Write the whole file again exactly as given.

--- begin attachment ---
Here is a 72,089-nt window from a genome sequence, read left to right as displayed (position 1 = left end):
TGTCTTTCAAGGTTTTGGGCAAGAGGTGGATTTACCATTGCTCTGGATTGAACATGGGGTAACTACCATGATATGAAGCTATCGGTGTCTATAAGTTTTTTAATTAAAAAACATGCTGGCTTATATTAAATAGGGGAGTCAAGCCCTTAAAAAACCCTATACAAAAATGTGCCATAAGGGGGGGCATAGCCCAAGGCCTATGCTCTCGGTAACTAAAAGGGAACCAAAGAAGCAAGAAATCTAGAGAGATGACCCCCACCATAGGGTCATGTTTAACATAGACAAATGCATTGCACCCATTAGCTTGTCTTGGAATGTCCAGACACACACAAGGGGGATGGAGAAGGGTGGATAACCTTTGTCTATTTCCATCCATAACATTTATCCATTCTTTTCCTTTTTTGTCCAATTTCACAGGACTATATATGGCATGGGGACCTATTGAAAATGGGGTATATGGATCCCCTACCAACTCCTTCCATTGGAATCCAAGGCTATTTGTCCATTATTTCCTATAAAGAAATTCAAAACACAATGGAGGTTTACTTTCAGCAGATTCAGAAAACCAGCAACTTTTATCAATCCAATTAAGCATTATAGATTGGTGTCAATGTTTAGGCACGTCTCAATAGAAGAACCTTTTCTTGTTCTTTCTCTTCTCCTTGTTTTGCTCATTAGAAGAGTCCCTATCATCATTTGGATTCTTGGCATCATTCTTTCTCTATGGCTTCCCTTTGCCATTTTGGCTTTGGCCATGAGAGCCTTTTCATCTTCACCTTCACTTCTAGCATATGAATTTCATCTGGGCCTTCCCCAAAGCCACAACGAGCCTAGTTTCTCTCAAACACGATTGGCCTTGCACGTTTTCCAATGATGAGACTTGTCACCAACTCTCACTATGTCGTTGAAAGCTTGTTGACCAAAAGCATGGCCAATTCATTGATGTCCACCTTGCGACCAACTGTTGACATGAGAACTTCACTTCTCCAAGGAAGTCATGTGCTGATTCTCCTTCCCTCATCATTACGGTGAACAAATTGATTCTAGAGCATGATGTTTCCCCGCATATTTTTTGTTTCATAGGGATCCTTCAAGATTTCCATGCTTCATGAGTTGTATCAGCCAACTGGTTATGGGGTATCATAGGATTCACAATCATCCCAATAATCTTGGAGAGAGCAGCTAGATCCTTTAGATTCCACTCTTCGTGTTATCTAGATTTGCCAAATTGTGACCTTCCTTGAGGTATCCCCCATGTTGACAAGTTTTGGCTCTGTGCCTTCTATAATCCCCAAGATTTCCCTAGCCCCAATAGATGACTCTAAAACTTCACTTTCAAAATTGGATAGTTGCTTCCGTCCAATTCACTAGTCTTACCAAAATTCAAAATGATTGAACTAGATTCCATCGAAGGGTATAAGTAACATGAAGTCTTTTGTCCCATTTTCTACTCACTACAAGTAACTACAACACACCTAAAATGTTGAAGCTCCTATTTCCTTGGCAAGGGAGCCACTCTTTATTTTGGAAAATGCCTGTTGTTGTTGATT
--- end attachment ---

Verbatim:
Here is a 72,089-nt window from a genome sequence, read left to right as displayed (position 1 = left end):
TGTCTTTCAAGGTTTTGGGCAAGAGGTGGATTTACCATTGCTCTGGATTGAACATGGGGTAACTACCATGATATGAAGCTATCGGTGTCTATAAGTTTTTTAATTAAAAAACATGCTGGCTTATATTAAATAGGGGAGTCAAGCCCTTAAAAAACCCTATACAAAAATGTGCCATAAGGGGGGGCATAGCCCAAGGCCTATGCTCTCGGTAACTAAAAGGGAACCAAAGAAGCAAGAAATCTAGAGAGATGACCCCCACCATAGGGTCATGTTTAACATAGACAAATGCATTGCACCCATTAGCTTGTCTTGGAATGTCCAGACACACACAAGGGGGATGGAGAAGGGTGGATAACCTTTGTCTATTTCCATCCATAACATTTATCCATTCTTTTCCTTTTTTGTCCAATTTCACAGGACTATATATGGCATGGGGACCTATTGAAAATGGGGTATATGGATCCCCTACCAACTCCTTCCATTGGAATCCAAGGCTATTTGTCCATTATTTCCTATAAAGAAATTCAAAACACAATGGAGGTTTACTTTCAGCAGATTCAGAAAACCAGCAACTTTTATCAATCCAATTAAGCATTATAGATTGGTGTCAATGTTTAGGCACGTCTCAATAGAAGAACCTTTTCTTGTTCTTTCTCTTCTCCTTGTTTTGCTCATTAGAAGAGTCCCTATCATCATTTGGATTCTTGGCATCATTCTTTCTCTATGGCTTCCCTTTGCCATTTTGGCTTTGGCCATGAGAGCCTTTTCATCTTCACCTTCACTTCTAGCATATGAATTTCATCTGGGCCTTCCCCAAAGCCACAACGAGCCTAGTTTCTCTCAAACACGATTGGCCTTGCACGTTTTCCAATGATGAGACTTGTCACCAACTCTCACTATGTCGTTGAAAGCTTGTTGACCAAAAGCATGGCCAATTCATTGATGTCCACCTTGCGACCAACTGTTGACATGAGAACTTCACTTCTCCAAGGAAGTCATGTGCTGATTCTCCTTCCCTCATCATTACGGTGAACAAATTGATTCTAGAGCATGATGTTTCCCCGCATATTTTTTGTTTCATAGGGATCCTTCAAGATTTCCATGCTTCATGAGTTGTATCAGCCAACTGGTTATGGGGTATCATAGGATTCACAATCATCCCAATAATCTTGGAGAGAGCAGCTAGATCCTTTAGATTCCACTCTTCGTGTTATCTAGATTTGCCAAATTGTGACCTTCCTTGAGGTATCCCCCATGTTGACAAGTTTTGGCTCTGTGCCTTCTATAATCCCCAAGATTTCCCTAGCCCCAATAGATGACTCTAAAACTTCACTTTCAAAATTGGATAGTTGCTTCCGTCCAATTCACTAGTCTTACCAAAATTCAAAATGATTGAACTAGATTCCATCGAAGGGTATAAGTAACATGAAGTCTTTTGTCCCATTTTCTACTCACTACAAGTAACTACAACACACCTAAAATGTTGAAGCTCCTATTTCCTTGGCAAGGGAGCCACTCTTTATTTTGGAAAATGCCTGTTGTTGTTGATT